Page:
306 artworks are currently listed on Lost Art. At first glance, however, these are fewer than last year, as it is now only permitted to post information on objects that are still in the declarant's inventory. This means, however, that about 150 records of the Bayerische Staatsgemäldesammlungen are no longer visible here, as the corresponding works have already been handed over, most of them in the 1960s. A publication of these data is also in preparation on the part of the operator of the platform (DZK).

Research into the works is ongoing. Our provenance researchers are consulting additional resources in an attempt to fill in gaps in the chain of ownership and fully clarify the origins of the paintings and sculptures. 


Dr Andrea Bambi, Anja Zechel M.A. (l.t.r.)

The Department of Provenance Research at the Bayerische Staatsgemäldesammlungen has three staff members
Head of Provencance Research: Dr. Andrea Bambi, art historian, 1 full-time position (senior conservator position)
Deputy Head of Provenance Research: Dr. Theresa Sepp, 1 full-time position (permanent)
Anja Zechel M.A., historian, 1 part-time position (permanent)

Photo: Haydar Koyupinar

Alfred Flechtheim

Until March 2014, fifteen museums and the website hosted exhibitions of artworks whose provenance (ownership history) has a connection with the galleries of Alfred Flechtheim. The works on display came to the respective collections via different routes: some were acquired by the museums directly from Alfred Flechtheim—either as acquisitions or gifts from his collection, or through his contacts. Other works were sold by Flechtheim to third parties and only came to the museums later, mostly after 1945, having changed hands several times in the interim.

The gallery owner Alfred Flechtheim (1878–1937) was a major figure in the art scene of the first third of the 20th century. His support of ‘Rhenish expressionism’, the French avant-garde and German modernism as well as his patronage of such luminaries as Max Beckmann, George Grosz and Paul Klee even brought him international recognition during his lifetime. When the Nazis came to power, however, his life and that of his family changed drastically: in October 1933, Flechtheim was forced to flee Germany—as an art dealer of Jewish origins he was publicly denounced and by 1935 his galleries in Düsseldorf and Berlin had been put into liquation or were continued by his former partners. The remnants of his art collection were transferred abroad, mostly to London where he died after an accident in 1937 at just 59 years of age. His wife Betty, awaiting her pending deportation, committed suicide in 1941. The remaining artworks in her Berlin apartment were confiscated and from then on are considered lost.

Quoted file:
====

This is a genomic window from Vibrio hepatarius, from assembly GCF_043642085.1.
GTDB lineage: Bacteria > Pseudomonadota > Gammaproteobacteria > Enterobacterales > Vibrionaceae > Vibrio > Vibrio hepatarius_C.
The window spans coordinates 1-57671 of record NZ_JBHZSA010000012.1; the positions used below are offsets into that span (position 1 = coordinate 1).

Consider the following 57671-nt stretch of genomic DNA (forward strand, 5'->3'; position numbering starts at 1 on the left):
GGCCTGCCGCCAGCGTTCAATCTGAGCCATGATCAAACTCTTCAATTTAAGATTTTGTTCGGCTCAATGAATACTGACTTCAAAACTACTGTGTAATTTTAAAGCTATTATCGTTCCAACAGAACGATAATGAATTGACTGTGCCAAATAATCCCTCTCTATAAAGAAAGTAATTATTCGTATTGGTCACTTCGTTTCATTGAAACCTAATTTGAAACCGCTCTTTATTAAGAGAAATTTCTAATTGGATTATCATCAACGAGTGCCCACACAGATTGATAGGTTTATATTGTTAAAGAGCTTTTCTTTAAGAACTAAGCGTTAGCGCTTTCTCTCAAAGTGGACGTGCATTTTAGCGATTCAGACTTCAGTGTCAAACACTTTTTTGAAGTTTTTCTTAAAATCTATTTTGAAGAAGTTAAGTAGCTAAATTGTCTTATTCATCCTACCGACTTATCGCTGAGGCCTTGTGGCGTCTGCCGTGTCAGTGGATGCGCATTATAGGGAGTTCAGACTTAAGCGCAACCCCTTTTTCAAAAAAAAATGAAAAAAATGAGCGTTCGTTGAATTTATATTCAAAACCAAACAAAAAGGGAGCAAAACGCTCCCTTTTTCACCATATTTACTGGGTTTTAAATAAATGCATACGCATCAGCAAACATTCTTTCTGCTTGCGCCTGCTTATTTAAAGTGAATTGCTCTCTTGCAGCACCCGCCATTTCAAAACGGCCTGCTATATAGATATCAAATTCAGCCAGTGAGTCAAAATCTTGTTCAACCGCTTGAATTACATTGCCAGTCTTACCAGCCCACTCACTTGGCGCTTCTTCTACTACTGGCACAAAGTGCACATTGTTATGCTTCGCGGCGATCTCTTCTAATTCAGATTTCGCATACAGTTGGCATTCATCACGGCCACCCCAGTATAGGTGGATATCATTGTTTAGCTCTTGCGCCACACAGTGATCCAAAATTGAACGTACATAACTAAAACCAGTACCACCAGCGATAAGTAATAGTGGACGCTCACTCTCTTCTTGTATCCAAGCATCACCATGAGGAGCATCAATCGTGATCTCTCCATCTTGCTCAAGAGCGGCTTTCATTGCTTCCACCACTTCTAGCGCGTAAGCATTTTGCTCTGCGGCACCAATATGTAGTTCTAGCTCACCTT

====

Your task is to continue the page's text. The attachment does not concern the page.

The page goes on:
In 2009, Alfred Flechtheim’s heirs announced their suspicion that numerous works that once belonged to Flechtheim in museum collections in Germany and abroad may have been acquired under duress. The first settlement and restitution of artworks were agreed with the family of Alfred Flechtheim (Bonn, Cologne) in 2012 and 2013. Provenance researchers in the museums have continued since then to work together in accordance with the guidelines on the implementation of the ‘Declaration of the Federal Government of Germany, the German Länder and the National Associations of Local Authorities on the tracing and return of Nazi-confiscated cultural assets, especially from Jewish ownership’, signed in 1999 with the aim of expanding the current body of knowledge and answering unresolved questions. This research was the starting point for the exhibition project, which pays tribute to Alfred Flechtheim’s extraordinary impact as a dealer who promoted artists condemned by the Nazis, and commemorates the abrupt end to his career and the related losses that he experienced as well as the tragic fate of his family.

It is not always possible to provide seamless documentation on the provenance of artworks, as important records are often lost due to persecution, war, flight and emigration or cannot be accessed because of privacy rights. Flechtheim’s business records at the Mayor Gallery were destroyed by the German Air force during the London blitz of September 1940, the Royal Air Force bombed the Düsseldorf gallery in 1943 and no known documents have survived from the Berlin gallery. Because of these circumstances, even now 76 years after Alfred Flechtheim’s death and despite years of international research, it has not yet been possible to conclusively reconstruct the chain of ownership of all of his artworks.